What is the Piotroski score?
The Piotroski score is a discreet score between 0 and 9 which reflects nine criteria used to determine the solidity of a company’s financial situation. The Piotroski score is used to determine the best value stocks, nine being the best and zero being the worst. The Piotroski score was named after Chicago accounting professor Joseph Piotroski, who designed the scale, based on specific aspects of the company’s financial statements. The aspects focus on the accounting results of the business over the last periods (years). For each criterion satisfied (noted below), one point is awarded; otherwise, no points are awarded. The points are then added together to determine the best value actions.
Key points to remember
- The Piotroski score is a discreet score between 0 and 9 which reflects nine criteria used to determine the solidity of a company’s financial situation.
- The Piotroski score is a preferred measure used to judge actions of value.
- If a business has a score of 8 or 9, it is considered good value. If the score totals between 0 and 2 points, the stock is considered to be low.
Understanding Piotroski’s score
The Piotroski score breaks down into profitability; leverage, liquidity and source of funding; and operational efficiency categories, as follows:
- Positive net income (1 point)
- Positive return on assets for the current year (1 point)
- Positive operating cash flow for the current year (1 point)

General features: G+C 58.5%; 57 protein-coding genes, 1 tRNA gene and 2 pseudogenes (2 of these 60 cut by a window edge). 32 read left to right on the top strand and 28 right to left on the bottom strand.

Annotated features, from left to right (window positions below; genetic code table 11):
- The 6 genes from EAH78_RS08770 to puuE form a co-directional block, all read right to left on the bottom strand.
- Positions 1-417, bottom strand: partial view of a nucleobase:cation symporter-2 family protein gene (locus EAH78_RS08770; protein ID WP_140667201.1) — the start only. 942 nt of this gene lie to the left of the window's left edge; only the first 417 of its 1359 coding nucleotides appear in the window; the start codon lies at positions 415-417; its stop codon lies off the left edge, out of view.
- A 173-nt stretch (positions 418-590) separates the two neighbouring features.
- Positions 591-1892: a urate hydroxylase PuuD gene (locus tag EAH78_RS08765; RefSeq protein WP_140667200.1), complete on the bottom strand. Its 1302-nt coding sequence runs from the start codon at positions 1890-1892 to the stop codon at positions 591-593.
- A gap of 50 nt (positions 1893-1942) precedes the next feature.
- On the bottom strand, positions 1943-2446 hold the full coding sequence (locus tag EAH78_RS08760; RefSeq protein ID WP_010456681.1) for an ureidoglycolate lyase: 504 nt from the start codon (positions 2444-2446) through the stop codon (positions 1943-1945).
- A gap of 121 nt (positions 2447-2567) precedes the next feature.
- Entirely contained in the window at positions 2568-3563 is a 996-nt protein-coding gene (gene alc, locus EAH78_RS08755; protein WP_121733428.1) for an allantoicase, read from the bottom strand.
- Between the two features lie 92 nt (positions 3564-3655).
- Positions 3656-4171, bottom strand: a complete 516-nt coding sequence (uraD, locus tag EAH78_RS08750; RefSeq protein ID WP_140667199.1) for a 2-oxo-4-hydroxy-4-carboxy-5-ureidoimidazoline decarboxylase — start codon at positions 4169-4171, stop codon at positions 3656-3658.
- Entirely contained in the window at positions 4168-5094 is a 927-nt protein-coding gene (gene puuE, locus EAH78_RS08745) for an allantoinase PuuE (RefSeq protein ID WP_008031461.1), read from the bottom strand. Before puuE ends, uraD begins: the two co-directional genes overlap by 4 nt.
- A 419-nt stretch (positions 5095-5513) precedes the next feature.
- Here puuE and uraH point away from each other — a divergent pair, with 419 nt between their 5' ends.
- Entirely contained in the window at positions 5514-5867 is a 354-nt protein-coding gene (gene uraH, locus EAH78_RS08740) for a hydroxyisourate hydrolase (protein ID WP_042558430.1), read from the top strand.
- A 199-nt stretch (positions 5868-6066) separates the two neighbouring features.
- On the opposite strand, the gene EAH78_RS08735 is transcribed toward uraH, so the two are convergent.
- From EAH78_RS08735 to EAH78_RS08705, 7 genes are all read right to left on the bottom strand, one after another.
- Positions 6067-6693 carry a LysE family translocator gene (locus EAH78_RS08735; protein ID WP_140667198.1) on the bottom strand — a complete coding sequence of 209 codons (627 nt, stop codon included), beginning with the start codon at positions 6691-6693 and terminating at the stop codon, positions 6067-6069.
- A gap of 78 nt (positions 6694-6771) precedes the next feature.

- Operating cash flow higher than net income (quality of results) (1 point)
Leverage, liquidity and source of funding Criteria:
- Lower long-term debt ratio during the period considered, compared to the previous year (reduction in debt) (1 point)
- Higher current ratio this year compared to the previous year (more liquidity) (1 point)
- No new shares were issued last year (lack of dilution) (1 point).
Operational efficiency criteria:
- Gross margin higher than the previous year (1 point)
- A higher asset turnover rate than the previous year (1 point)
If a business has a score of 8 or 9, it is considered good value. If the score totals between 0 and 2 points, the stock is considered to be low. Piotroski’s April 2000 article “Investing in Value: Using Historical Information on the Financial Statements to Separate Winners from Losers” demonstrated that Piotroski’s scoring method reported annual returns of 23% between 1976 and 1996 if the expected winners had been bought and the expected losers short-circuited. . As a starting point, Piotroski suggested investors start with a sample of the lowest 20% in the market in terms of book value.
Of course, with any investment system, looking at past results does not mean that it will work the same way in the future.
Scoring with the Piotrosky method
As an example of the Piotrosky scoring method in action, note the following criteria calculations for Foot Locker (FL) in 2020:
- 2020 net income ($ 664,000,000) (Note: 1 point)
- ROA 2020 (17%) (Score: 1 point)
- 2020 net operating cash flow ($ 816,000,000) (note: 1 point)
- 2020 operating cash flow ($ 816,000,000)> Net income ($ 664,000,000) (Note: 1 point)
- 2020 long-term debt ($ 127,000,000) compared to 2020 long-term debt ($ 129,000,000) (note: 1 point)
- Current ratio 2020 (4.30) compared to current ratio 2020 (3.72) (Score: 1 point)
- No new shares issued in 2020 (score: 1 point)
- 2020 gross margin (33.94%) compared to 2020 gross margin (33.08%) (score: 1 point)
- 2020 asset turnover ratio (2.04) compared to 2020 (2.02) (score: 1 point)
Foot Locker’s total score on Piotrosky in 2020 was 9, which makes it an excellent value proposition until January 2020, according to the Piotrosky method.